According to Mr Douglas, the Mills family is keen to concentrate on its farming enterprise in NSW. The Qld properties have a combined area of almost 28,400ha and are currently running more than 2200 head of cattle which will be available to the purchasers of the properties.
Changes in TopX franchises
Changes in the ranks of the TopX stock and property agency network in Queensland were announced last week. One of the company directors Luke Westaway, has decided to take his Richmond and Cloncurry businesses back to independent operation. Mr Westaway will officially exit the TopX brand at the end of May, building a new independent agency business in northwestern Queensland.
“It has been, and continues to be a wonderful relationship shared by the founding members of TopX Australia,” Mr Westaway said. “Our agency businesses will continue to work together and the network will continue to grow and support each other. I look forward to our next chapter in Richmond and Cloncurry and continuing to work with the team at TopX,” he said.
The network has recently welcomed John Friend to TopX FNQ (TopX Far North Queensland) and Carrie Mayne to TopX GSB Property (Greater South Burnett), opening up two new regions for the business. Their activation takes TopX branch numbers in Qld/NSW to 12.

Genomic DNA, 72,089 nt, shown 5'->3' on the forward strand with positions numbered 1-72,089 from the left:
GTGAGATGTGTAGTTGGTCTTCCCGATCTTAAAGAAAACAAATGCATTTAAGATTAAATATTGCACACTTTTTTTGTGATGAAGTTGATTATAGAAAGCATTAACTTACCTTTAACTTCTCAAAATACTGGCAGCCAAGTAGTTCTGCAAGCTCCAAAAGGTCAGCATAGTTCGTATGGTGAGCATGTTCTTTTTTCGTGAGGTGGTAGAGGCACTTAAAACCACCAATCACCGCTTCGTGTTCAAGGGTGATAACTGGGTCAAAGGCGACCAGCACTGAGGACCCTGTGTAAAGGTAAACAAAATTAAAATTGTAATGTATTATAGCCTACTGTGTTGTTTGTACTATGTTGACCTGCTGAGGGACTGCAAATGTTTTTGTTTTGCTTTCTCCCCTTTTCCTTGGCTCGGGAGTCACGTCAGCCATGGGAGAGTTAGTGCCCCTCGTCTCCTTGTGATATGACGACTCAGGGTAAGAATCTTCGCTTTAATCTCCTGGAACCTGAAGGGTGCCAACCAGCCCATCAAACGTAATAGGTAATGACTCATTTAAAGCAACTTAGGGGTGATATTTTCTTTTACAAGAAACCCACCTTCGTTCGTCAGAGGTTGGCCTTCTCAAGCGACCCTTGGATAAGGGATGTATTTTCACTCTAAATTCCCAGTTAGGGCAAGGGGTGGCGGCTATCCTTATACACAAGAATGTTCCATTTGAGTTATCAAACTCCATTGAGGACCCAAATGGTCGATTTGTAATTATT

Cyril Close and Tom McLeish will remain as TopX Australia owners, directors and franchisees of the company, led by general manager Allan Cooney. The model provides support for livestock and property agents who want to own their own agency business, while still being a part of a vibrant network.
‘Mixed messages’ on buying farmland driving away foreign investment
An agribusiness expert says Australia and New Zealand need a coordinated and more decisive approach to foreign investment if they are to attract more overseas capital to the region.
Mixed messages can raise doubt and drive investment to other parts of the world, according to Greg Quinn, Asia-Pacific team leader for agriculture advisory firm PPB Advisory.
Illustrating his point, he said it had been almost a year since Australia’s largest private landholding, the Kidman cattle empire, went on the market. Foreign bidders had to rework their offers after Treasurer Scott Morrison announced in November last year he would block the sale of S Kidman and Co to any sole overseas buyer.